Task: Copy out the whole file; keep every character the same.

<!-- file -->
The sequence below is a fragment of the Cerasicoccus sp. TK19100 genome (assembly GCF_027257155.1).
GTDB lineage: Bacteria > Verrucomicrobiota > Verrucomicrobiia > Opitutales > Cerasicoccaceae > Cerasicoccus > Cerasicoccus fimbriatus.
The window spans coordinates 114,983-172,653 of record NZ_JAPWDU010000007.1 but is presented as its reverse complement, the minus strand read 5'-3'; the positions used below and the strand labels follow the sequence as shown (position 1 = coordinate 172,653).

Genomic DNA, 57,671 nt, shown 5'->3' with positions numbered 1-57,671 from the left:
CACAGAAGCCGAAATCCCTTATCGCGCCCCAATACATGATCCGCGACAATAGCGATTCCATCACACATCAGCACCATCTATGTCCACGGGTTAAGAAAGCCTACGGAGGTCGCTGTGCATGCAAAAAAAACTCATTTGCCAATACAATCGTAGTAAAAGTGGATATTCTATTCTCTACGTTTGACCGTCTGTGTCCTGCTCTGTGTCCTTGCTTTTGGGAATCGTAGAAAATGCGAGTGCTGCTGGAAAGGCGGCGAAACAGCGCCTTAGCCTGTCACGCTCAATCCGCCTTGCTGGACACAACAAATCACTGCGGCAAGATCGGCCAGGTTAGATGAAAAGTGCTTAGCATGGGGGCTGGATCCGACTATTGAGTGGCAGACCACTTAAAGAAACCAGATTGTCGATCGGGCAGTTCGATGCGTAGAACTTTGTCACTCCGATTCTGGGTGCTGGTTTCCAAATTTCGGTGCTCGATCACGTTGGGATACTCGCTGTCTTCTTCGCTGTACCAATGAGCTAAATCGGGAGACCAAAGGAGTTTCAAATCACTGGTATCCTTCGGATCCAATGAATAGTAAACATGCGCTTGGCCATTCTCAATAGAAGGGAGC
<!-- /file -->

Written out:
The sequence below is a fragment of the Cerasicoccus sp. TK19100 genome (assembly GCF_027257155.1).
GTDB lineage: Bacteria > Verrucomicrobiota > Verrucomicrobiia > Opitutales > Cerasicoccaceae > Cerasicoccus > Cerasicoccus fimbriatus.
The window spans coordinates 114,983-172,653 of record NZ_JAPWDU010000007.1 but is presented as its reverse complement, the minus strand read 5'-3'; the positions used below and the strand labels follow the sequence as shown (position 1 = coordinate 172,653).

Genomic DNA, 57,671 nt, shown 5'->3' with positions numbered 1-57,671 from the left:
CACAGAAGCCGAAATCCCTTATCGCGCCCCAATACATGATCCGCGACAATAGCGATTCCATCACACATCAGCACCATCTATGTCCACGGGTTAAGAAAGCCTACGGAGGTCGCTGTGCATGCAAAAAAAACTCATTTGCCAATACAATCGTAGTAAAAGTGGATATTCTATTCTCTACGTTTGACCGTCTGTGTCCTGCTCTGTGTCCTTGCTTTTGGGAATCGTAGAAAATGCGAGTGCTGCTGGAAAGGCGGCGAAACAGCGCCTTAGCCTGTCACGCTCAATCCGCCTTGCTGGACACAACAAATCACTGCGGCAAGATCGGCCAGGTTAGATGAAAAGTGCTTAGCATGGGGGCTGGATCCGACTATTGAGTGGCAGACCACTTAAAGAAACCAGATTGTCGATCGGGCAGTTCGATGCGTAGAACTTTGTCACTCCGATTCTGGGTGCTGGTTTCCAAATTTCGGTGCTCGATCACGTTGGGATACTCGCTGTCTTCTTCGCTGTACCAATGAGCTAAATCGGGAGACCAAAGGAGTTTCAAATCACTGGTATCCTTCGGATCCAATGAATAGTAAACATGCGCTTGGCCATTCTCAATAGAAGGGAGC